How do you get the most out of college?
by John Perry (Stanford)
College takes up four years of your life, at least. These days it can mean big bucks for you and your parents, even if you don’t go to a pricey private school. And it’s a lot of work. If you get it wrong, it’s not so easy to go back and start over. So it’s no wonder that many college freshmen and prospective college freshmen are confused and anxious about how to plan their college years. And frankly, there are a lot of seniors who look back and wish they had done things differently.
You have about 120 semester units, or 180 quarter units, to work with. I’ve got some suggestions for how to use them, based on teaching and advising college students, for almost fifty years, at Cornell, UCLA, Michigan, Stanford and the University of California, Riverside.
Let’s start with what you want to avoid. First of all, you definitely want to avoid spending four or so years going to college and not graduating with a degree. Continue reading “Advice to Freshmen, Prospective Freshmen, and Other Lost Souls”
How can students and faculty improve their interaction?
by Gwendolyn Toth (Montclair State)
When I attended college in the 1970s, it was clear that we were there to learn from our brilliant professors. However, as I look back with 35 years hindsight, I realize that learning occurred not only in the classroom, the laboratory, the rehearsal hall, the dorm rooms, the rec rooms, and late-night bars (we could drink in those days).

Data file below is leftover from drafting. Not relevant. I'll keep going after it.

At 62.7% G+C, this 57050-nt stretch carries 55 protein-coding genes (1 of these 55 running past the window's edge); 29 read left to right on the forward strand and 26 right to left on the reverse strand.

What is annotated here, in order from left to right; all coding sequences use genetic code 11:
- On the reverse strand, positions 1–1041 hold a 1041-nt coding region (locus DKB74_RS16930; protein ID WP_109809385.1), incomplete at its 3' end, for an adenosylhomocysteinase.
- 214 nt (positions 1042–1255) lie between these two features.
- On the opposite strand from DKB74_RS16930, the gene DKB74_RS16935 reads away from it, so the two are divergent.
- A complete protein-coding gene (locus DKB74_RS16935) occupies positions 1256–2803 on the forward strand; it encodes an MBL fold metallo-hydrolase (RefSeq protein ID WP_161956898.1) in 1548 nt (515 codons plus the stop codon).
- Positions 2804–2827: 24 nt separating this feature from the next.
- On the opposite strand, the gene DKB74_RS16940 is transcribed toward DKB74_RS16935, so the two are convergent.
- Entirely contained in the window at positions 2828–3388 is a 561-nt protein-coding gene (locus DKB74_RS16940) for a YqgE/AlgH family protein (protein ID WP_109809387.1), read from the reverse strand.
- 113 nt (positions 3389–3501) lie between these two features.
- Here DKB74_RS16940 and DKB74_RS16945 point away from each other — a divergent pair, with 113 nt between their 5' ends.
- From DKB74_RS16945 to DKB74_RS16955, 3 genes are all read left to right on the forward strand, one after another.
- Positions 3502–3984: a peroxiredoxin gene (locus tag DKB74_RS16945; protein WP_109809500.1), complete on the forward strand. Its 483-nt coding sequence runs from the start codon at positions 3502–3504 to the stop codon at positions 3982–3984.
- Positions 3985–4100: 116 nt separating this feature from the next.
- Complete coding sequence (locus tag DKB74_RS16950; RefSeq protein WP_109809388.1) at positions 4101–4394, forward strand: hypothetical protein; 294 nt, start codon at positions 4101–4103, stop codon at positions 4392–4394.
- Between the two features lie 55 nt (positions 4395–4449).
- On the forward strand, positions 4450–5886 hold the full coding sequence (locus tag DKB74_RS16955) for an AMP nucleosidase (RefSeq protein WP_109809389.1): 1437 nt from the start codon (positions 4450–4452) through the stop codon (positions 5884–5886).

We also learned in the dining hall.
Over food we met new friends with new points of view. Discussions started in late-morning classes continued at lunch with both students and teachers.
We all ate together every day.
Fast forward to 2012. Continue reading “Bring Back Meals Together NOW.”
How can you write better?
by: Peter Elbow (UMass)
I got interested in writing because in my first try for a PhD at Harvard, I gradually couldn’t write. I had to quit before I was kicked out and felt like a complete failure because I had so much invested in my image of myself as a good student. When I went back to grad school five years later (at Brandeis) I gradually learned what became my philosophy of writing: I can’t write right, but I can write wrong; and then I can make it right. It’s too hard to take a mess in the head and turn it into coherence on paper; but it’s not so hard to take a mess on paper and turn it into coherence on paper.
My current interests (reflected in my new book) concern the wisdom of the tongue. Starting around age four, we all internalize a native language. No one’s native language is Continue reading “Talk Onto the Page”
What have you learned about life?
by Michael LaBossiere (Florida A&M)
Some years ago my life was at a terrible low point. My marriage was failing, my career seemed stagnant, and I was stuck in what seemed to be a sea of bleak misery. Many of my problems seemed to stem from my reluctance to do bad things and the willingness of others to prosper through misdeeds.